A Character Twisted by Wealth & Power
By the end of the film, one may either conclude or deduce that Imelda Marcos is a manipulative woman. To be fair, the same cannot be ascertained towards other family members. Coming from humble beginnings, a thirst for more can be sensed in the way Imelda looks back from her younger years. The former first lady often describes herself as a mother who gave birth to all the good things that happened during their regime. From the San Juanico Bridge to the different infrastructure projects that they led. I noticed how she would always describe these accomplishments as beautiful and would continue to explain how if it wasn’t for them, these things would have never happened. However, she would use the same term to describe “beautiful shoes” and “all of these beautiful things” as she points towards her jewelries. She even mentioned how she made it a point that the San Juanico Bridge should look beautiful as it is a testament of Ferdinand’s love to Imelda. Makes you wonder about what she truly values.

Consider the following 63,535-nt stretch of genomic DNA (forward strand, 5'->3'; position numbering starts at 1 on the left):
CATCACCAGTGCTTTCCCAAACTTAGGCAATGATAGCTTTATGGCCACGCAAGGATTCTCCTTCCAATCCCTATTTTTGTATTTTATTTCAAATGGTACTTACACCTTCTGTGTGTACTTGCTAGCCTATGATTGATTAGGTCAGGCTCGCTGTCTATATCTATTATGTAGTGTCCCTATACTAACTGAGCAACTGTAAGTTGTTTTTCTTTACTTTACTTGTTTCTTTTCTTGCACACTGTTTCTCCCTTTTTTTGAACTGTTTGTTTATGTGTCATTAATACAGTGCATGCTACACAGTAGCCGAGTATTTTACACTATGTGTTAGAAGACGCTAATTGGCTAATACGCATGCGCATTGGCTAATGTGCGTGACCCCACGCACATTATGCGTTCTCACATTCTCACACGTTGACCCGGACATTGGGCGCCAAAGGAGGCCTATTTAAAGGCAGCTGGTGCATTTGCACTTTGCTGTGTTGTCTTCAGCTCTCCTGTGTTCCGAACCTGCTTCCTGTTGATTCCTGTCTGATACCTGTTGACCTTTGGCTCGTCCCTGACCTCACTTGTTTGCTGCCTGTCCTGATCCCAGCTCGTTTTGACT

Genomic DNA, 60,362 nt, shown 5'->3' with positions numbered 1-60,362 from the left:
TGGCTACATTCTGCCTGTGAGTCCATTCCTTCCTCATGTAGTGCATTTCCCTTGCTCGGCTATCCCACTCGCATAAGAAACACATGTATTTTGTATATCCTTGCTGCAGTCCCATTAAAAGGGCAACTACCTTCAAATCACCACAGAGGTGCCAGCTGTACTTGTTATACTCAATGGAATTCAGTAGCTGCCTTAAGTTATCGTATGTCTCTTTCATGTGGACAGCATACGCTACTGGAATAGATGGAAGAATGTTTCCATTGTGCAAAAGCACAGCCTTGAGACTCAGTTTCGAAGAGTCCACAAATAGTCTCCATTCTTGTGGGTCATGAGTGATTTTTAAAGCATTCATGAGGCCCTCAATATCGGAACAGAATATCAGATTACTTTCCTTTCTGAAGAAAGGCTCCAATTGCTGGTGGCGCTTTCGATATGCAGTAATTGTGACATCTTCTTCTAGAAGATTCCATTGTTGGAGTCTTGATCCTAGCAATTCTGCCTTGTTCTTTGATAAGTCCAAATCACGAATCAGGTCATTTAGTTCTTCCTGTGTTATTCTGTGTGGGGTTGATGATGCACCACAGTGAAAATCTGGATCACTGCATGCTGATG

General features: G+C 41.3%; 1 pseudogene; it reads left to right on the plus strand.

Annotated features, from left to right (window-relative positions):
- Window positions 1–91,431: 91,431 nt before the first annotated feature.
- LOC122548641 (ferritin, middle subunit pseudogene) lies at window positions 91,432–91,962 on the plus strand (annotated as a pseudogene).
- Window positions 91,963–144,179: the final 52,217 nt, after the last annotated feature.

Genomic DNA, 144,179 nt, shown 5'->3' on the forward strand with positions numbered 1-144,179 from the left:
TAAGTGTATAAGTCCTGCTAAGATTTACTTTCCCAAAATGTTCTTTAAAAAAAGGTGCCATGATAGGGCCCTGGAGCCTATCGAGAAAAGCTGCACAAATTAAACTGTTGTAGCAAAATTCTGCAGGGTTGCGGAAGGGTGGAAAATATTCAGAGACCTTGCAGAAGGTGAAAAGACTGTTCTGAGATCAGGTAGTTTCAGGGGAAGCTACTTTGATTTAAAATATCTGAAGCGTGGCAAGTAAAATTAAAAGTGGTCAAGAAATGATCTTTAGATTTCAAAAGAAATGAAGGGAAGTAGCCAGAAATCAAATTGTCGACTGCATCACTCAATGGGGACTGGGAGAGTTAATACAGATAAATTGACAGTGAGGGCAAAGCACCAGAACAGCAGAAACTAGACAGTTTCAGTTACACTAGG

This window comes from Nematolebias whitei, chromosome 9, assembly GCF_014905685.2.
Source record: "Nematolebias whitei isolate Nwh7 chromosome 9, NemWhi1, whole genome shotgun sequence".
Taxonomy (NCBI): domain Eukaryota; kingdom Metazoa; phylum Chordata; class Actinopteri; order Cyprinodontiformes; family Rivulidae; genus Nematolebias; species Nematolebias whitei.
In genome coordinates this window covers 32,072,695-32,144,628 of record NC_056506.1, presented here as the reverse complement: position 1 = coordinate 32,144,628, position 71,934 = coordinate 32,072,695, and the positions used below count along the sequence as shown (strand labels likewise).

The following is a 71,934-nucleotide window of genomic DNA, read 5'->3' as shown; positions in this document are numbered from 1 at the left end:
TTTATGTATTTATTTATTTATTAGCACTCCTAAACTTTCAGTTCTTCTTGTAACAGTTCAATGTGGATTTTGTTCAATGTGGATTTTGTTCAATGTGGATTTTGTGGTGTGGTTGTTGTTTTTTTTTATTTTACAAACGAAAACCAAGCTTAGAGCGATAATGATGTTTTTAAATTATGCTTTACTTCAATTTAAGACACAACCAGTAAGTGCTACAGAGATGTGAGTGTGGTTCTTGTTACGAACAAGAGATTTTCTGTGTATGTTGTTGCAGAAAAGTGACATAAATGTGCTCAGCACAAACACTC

But whenever the topic of martial law, poverty, and corruption would be asked, Imelda has a way of redirecting the narrative against their political enemies. She brilliantly paints a picture where the Philippines was more prosperous during the Marcos era. She brands any criticism towards unfavorable consequences as depressing and goes on to accuse the Aquino administration for their failures. She also accuses the media as they continue to tell the truth about history and what really happened. Never in that lengthy interview did she admit that the Marcos regime committed any mistake that resulted in the suffering of the Filipino people or that contributed to the slow economic growth our country is still experiencing after their term.
Based on her decisions, Imelda Marcos is a pretentious, foolish, and compulsive when it comes to her investments. Take for example the case of Calauit Island. I remember learning about this story when it was mentioned in national news when I was a kid, but I never knew the consequences of creating this safari. 254 families displaced, crops are harder to grow, and in-breeding has become detrimental to the health of these animals.